My daily Bible readings have brought me around once more to the Book of Daniel. There is language in there that I find hard to understand. Like, for instance, the “seventy weeks” in Daniel 9.
I should’ve just gone to my Strong’s Concordance, where I would have learned that the Hebrew word here means “a seven” or “sevens,” and can be used to denote a set of seven, or even as a figure of speech. But no, I was lazy, I was already on the computer and didn’t feel like going to my bookcase, so I looked it up in Wikipedia instead.
Silly me. I had momentarily forgotten that Wikipedia habitually cites the supposed authority of “Bible scholars” who don’t believe the Bible is the Word of God. So the Wikipedia article was focused on proving that the Book of Daniel is a hoax.
Follow the logic. Accurate prophecy is impossible. Therefor, the prophecy found in Daniel can only have been written long after the events it pretends to foretell actually took place. I guess that would apply to all prophesies in the Bible, invalidating the whole book.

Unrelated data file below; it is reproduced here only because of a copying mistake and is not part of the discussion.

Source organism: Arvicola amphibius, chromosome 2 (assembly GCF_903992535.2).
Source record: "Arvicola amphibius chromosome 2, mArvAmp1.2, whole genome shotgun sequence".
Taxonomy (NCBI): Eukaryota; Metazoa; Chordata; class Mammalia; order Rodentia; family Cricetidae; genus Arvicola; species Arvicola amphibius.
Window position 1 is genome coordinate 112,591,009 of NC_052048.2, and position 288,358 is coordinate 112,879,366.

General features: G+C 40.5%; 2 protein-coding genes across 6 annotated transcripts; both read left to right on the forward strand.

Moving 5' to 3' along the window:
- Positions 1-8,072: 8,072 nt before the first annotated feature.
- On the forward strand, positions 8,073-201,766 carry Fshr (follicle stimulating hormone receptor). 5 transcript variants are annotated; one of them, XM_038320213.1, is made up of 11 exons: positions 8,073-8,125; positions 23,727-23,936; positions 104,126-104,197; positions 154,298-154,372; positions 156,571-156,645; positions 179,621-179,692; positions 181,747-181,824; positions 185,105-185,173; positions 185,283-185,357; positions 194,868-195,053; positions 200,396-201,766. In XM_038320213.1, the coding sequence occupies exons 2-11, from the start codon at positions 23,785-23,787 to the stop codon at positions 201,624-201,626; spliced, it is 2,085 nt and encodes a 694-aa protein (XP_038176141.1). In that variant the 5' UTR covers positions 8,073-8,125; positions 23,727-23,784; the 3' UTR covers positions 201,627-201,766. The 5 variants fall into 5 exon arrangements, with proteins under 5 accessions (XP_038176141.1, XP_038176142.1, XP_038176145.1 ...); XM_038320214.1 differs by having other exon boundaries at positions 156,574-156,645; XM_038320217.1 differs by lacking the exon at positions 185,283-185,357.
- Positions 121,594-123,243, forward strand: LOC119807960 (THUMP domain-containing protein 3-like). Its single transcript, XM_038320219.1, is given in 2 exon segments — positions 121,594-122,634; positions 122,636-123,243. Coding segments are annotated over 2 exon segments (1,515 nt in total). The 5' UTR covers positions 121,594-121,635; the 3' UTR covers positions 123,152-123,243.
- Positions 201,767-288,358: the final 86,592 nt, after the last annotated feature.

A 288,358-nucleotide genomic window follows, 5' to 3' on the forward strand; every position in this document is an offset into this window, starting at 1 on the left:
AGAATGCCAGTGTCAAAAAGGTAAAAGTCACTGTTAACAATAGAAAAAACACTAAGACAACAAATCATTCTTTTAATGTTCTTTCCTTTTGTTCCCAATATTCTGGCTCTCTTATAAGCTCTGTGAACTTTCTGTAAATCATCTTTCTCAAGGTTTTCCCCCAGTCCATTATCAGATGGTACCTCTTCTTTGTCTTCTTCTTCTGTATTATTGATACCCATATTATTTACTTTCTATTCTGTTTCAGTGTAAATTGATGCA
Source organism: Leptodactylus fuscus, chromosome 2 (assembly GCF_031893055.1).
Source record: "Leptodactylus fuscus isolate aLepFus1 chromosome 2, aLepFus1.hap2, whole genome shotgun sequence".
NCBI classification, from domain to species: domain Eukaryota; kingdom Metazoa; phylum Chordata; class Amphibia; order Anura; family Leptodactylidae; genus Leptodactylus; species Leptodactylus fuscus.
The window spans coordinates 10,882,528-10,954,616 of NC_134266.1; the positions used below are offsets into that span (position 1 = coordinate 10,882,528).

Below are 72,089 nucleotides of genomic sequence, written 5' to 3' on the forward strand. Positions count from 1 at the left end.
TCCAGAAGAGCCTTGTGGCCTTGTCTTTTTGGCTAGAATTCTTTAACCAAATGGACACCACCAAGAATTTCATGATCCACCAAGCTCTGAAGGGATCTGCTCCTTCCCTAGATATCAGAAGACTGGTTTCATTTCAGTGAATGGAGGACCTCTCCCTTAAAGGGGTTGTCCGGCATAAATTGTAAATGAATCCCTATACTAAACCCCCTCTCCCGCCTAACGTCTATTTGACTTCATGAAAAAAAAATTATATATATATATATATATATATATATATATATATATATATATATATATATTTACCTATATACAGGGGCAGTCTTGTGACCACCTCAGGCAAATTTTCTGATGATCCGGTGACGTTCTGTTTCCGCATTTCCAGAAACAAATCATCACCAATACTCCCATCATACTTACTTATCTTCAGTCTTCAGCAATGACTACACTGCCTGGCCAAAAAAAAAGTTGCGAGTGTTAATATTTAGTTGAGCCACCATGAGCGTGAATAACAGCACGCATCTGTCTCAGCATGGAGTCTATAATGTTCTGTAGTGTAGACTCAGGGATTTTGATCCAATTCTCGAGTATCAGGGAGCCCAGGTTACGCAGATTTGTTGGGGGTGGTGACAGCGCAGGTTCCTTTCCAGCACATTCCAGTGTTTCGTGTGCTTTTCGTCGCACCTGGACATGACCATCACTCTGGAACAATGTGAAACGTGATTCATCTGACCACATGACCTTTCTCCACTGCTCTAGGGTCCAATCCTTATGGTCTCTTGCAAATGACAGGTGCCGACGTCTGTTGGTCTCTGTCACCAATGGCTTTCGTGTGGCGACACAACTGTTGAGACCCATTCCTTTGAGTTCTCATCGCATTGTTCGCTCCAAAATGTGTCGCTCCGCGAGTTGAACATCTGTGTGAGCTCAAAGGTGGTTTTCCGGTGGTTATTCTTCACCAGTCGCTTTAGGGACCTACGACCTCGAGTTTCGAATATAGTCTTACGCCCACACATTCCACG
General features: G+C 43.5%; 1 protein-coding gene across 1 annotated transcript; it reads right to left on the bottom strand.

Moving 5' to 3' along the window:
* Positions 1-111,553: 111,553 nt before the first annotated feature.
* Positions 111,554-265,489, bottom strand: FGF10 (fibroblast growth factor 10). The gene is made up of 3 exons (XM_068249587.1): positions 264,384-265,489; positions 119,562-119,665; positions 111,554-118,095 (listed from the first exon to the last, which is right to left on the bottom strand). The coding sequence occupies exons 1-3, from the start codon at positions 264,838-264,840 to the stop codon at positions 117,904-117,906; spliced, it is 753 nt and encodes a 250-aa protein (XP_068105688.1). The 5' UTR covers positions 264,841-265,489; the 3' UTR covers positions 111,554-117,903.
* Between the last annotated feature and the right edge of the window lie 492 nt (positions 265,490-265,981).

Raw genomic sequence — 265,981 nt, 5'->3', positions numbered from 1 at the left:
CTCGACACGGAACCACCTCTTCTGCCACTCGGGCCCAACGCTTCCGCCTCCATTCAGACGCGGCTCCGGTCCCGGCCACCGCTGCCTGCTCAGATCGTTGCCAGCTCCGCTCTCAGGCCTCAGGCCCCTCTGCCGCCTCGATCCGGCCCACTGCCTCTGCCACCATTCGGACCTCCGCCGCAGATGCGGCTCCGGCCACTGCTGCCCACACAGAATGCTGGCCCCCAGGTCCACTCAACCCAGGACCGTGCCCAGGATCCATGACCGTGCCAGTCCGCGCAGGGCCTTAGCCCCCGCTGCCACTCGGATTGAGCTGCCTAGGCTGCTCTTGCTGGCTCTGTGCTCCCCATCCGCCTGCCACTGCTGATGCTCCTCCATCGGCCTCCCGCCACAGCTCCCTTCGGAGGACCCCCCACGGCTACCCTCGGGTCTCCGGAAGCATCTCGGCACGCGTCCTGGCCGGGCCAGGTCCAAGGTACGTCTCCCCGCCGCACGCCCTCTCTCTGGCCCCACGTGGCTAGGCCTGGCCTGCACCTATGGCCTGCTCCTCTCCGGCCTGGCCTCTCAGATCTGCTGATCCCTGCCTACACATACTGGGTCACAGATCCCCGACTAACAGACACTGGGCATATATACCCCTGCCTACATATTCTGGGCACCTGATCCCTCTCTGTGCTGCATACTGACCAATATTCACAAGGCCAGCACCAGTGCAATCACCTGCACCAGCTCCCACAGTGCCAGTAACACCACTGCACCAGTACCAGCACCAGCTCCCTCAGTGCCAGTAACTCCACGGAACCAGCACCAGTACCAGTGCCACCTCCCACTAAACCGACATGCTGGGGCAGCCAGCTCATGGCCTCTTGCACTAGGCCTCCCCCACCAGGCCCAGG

In his Jewish Antiquities, written in the First Century, in Book 11, Chapter 8, Paragraph 5, the Jewish-Roman historian Josephus relates that when Alexander the Great came to Jerusalem (where the city authorities, although good and loyal subjects of the Persian king, decided it would be futile to resist the conqueror), the priests “showed him” the Book of Daniel, in which his successful conquest of the Persian Empire was predicted.
Alexander visited Jerusalem around 332 B.C., about 200 years earlier than the date assigned to Daniel by Big Shot Bible Scholars Inc. So they say Josephus is hoaxing us, too. He wrote primarily for a Roman audience, with the expectation that important Jews would read it, too. It’s difficult to imagine what purpose such a lie would serve if told to either audience.
I think I prefer to stay with St. Paul, and “let God be true, but every man a liar” (Romans 3:4).